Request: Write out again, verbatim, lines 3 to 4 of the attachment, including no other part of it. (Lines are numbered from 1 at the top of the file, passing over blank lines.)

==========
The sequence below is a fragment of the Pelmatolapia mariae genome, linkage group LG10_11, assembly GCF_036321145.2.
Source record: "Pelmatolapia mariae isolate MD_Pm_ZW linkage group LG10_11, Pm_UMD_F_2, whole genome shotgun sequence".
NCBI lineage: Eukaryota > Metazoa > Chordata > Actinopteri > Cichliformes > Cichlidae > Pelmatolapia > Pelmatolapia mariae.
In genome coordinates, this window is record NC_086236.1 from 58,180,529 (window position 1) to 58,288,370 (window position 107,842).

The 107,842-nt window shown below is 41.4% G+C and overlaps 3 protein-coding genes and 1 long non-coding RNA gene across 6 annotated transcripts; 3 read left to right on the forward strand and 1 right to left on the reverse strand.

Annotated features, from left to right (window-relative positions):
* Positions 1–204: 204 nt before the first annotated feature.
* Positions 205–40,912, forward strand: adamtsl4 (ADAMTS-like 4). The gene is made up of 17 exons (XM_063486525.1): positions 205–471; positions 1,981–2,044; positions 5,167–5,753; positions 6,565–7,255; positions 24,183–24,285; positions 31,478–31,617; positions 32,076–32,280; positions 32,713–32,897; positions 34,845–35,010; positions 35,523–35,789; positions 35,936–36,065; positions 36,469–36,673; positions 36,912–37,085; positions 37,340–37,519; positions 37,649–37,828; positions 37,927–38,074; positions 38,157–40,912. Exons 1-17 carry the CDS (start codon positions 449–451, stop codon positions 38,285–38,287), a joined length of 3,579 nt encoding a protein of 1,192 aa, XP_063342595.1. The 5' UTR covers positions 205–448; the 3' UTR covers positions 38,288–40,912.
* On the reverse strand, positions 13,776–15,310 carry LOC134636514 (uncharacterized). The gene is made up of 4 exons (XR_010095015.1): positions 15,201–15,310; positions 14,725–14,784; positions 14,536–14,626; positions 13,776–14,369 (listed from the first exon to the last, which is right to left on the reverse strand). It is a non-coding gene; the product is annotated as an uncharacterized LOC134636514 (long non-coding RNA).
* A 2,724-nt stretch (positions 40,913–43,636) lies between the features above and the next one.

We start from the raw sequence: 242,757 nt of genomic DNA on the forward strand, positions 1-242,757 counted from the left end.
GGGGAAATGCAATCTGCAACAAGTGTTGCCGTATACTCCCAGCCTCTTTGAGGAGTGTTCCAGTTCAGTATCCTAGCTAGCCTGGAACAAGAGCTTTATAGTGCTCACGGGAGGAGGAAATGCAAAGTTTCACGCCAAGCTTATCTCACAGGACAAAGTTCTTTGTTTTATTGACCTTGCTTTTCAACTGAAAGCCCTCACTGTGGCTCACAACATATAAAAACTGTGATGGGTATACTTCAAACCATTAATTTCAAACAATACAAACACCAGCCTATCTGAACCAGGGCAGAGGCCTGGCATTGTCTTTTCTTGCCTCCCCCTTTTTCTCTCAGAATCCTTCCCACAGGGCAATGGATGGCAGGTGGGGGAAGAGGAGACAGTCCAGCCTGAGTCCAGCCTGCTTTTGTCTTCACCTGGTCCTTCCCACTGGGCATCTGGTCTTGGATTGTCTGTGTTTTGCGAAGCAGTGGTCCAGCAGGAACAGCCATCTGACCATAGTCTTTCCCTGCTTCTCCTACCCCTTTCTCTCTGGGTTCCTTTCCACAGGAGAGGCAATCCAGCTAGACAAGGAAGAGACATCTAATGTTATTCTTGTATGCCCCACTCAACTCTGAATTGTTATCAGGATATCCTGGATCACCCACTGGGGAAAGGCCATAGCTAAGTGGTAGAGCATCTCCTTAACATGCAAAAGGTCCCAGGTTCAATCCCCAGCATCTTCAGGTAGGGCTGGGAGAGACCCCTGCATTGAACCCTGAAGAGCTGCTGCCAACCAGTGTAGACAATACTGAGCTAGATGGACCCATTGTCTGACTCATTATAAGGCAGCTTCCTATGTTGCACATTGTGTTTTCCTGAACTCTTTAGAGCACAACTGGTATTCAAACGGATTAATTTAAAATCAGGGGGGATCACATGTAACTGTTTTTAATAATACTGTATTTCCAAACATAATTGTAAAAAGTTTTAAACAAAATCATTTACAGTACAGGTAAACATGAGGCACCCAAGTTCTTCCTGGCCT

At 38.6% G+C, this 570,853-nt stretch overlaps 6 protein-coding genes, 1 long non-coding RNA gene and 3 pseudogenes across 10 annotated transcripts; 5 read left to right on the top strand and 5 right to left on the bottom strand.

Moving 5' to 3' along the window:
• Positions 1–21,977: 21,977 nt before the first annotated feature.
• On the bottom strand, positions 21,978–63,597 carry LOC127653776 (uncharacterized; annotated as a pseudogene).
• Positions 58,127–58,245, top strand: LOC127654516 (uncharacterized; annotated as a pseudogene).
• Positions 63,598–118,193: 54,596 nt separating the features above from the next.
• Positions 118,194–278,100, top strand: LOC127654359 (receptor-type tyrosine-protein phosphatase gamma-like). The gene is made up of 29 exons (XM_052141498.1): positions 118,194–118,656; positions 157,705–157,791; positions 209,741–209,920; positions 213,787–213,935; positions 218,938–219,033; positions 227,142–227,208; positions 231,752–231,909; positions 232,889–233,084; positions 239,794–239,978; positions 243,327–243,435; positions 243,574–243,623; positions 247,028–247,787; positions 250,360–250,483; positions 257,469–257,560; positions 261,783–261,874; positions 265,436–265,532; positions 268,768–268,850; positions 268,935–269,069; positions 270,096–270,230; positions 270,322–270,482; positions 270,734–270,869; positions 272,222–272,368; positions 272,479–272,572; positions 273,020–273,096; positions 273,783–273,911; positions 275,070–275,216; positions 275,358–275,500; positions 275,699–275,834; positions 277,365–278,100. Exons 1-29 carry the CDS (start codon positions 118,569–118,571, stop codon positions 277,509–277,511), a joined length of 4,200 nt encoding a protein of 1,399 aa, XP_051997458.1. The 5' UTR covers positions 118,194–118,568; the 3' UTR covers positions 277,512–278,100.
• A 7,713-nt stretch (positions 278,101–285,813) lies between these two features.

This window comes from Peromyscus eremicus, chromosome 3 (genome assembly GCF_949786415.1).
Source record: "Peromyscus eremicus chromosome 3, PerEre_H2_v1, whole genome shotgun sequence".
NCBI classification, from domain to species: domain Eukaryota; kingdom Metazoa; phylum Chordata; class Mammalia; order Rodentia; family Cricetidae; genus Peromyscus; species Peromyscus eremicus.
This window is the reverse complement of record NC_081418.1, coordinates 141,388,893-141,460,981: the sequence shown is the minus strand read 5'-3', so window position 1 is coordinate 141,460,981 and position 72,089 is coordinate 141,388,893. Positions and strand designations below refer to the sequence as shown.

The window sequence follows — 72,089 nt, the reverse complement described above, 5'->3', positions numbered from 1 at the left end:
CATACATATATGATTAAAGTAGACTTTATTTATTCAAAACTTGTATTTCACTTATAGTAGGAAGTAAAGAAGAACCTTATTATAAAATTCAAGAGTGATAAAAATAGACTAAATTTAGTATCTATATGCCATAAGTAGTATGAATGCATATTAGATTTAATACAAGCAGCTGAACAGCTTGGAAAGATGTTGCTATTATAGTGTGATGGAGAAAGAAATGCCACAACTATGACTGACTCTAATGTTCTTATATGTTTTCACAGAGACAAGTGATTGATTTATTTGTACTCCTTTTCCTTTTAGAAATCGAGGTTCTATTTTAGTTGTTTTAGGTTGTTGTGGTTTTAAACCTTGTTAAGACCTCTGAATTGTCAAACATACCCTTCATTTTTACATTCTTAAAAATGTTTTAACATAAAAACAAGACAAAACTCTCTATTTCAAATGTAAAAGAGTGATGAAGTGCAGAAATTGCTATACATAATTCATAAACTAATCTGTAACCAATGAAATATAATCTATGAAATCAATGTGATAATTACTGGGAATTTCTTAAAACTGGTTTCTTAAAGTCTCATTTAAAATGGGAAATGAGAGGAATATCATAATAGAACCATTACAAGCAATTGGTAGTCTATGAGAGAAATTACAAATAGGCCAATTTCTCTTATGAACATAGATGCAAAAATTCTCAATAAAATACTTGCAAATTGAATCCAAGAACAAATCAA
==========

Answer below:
NCBI lineage: Eukaryota > Metazoa > Chordata > Actinopteri > Cichliformes > Cichlidae > Pelmatolapia > Pelmatolapia mariae.
In genome coordinates, this window is record NC_086236.1 from 58,180,529 (window position 1) to 58,288,370 (window position 107,842).